The U.S. Department of Labor is revisiting possible increases to minimum salary thresholds for exempt employees.
To be correctly classified as exempt under certain “white collar” exceptions under the Fair Labor Standards Act (FLSA), employers must meet two tests: a) minimum salary requirement; and b) job duties requirements. For most exempt classifications, the current minimum salary threshold is $23,660 per year (or $455 per week), and has been for many decades. The U.S. Department of Labor (DOL) has proposed rules to increase this minimum salary requirement to $35,308 (or $679 per week). As many will recall, the DOL sought to increase the minimum salary back in 2016 to $47,476, but the regulations were challenged in Court and put on hold. After the 2016 presidential election, the proposed rules were abandoned. Although the DOL had hinted that an adjustment to the minimum salary would still be forthcoming, and many speculated it would be a more moderate increase, clarity was not provided until recently on what the adjustment might look like.
The DOL’s proposed regulations would also:
- Increase the salary threshold for employees meeting the highly compensated employee classification from $100,000 to $147,414. Generally speaking, employees meeting the minimum annual compensation for highly compensated employees have a less restrictive duties test.
- Maintain the current minimum annual salary level of $23,660 for employees in the US territories of Guam, Puerto Rico, the U.S. Virgin Islands, and the Northern Mariana Islands and of $19,760 for employees in American Samoa
- Allow employers to count nondiscretionary bonuses and incentive payments (including commissions) to satisfy up to 10% of the standard salary level test, as long as such payments are paid annually or more frequently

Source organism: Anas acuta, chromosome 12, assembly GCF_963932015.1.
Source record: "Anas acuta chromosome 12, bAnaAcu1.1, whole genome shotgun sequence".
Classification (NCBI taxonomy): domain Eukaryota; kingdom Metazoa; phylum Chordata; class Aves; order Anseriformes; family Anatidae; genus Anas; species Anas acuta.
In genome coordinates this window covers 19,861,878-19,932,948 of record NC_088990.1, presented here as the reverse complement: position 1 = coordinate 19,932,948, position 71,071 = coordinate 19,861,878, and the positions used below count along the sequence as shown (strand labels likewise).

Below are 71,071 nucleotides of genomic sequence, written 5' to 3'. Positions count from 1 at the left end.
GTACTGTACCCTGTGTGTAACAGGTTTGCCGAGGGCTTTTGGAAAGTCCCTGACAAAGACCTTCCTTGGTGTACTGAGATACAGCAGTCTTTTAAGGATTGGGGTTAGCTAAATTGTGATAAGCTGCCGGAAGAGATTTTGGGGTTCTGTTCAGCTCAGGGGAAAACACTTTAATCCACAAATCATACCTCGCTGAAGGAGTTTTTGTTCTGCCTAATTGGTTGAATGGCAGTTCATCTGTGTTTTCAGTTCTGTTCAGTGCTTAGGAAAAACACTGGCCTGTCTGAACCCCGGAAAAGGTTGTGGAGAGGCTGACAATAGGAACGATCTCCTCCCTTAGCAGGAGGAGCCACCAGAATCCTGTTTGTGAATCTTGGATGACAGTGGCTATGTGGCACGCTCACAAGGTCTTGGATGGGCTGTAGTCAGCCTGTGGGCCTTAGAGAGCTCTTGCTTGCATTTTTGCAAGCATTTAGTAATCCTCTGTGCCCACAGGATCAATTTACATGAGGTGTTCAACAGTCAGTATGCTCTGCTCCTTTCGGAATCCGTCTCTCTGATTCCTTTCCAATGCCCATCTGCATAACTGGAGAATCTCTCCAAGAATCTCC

- Propose updates to the minimum salary levels every four years through notice-and-comment rulemaking to “prevent the earnings threshold levels from becoming significantly outdated in the future and to provide predictability and certainty for the benefit of workers and employers”
The DOL estimates that an additional 1.1 million workers who are currently exempt from overtime will become eligible for overtime unless their employers opt to raise their salaries to meet the new minimum salary requirements or otherwise adjust their work schedules. The comment period on the new regulations will remain open for 60 days from the time the proposed regulations are officially published in the Federal Register. Stay tuned for further information, including whether this new salary requirement is formally adopted and an effective date for the change. It is currently projected that the proposed regulations would take effect in January 2020.
About the Author
Michelle B. Ferguson leads Ireland Stapleton Pryor & Pascoe, PC’s Employment Law practice group. Her practice focuses on preventative employment law finding ways to keep businesses out of court by being proactive in identifying and solving employment issues before a claim is filed. She can be reached at 303-628-3658 or email@example.com.
What is written here is intended as general information, and is not to be construed as legal advice. If legal advice is needed, you should consult an attorney.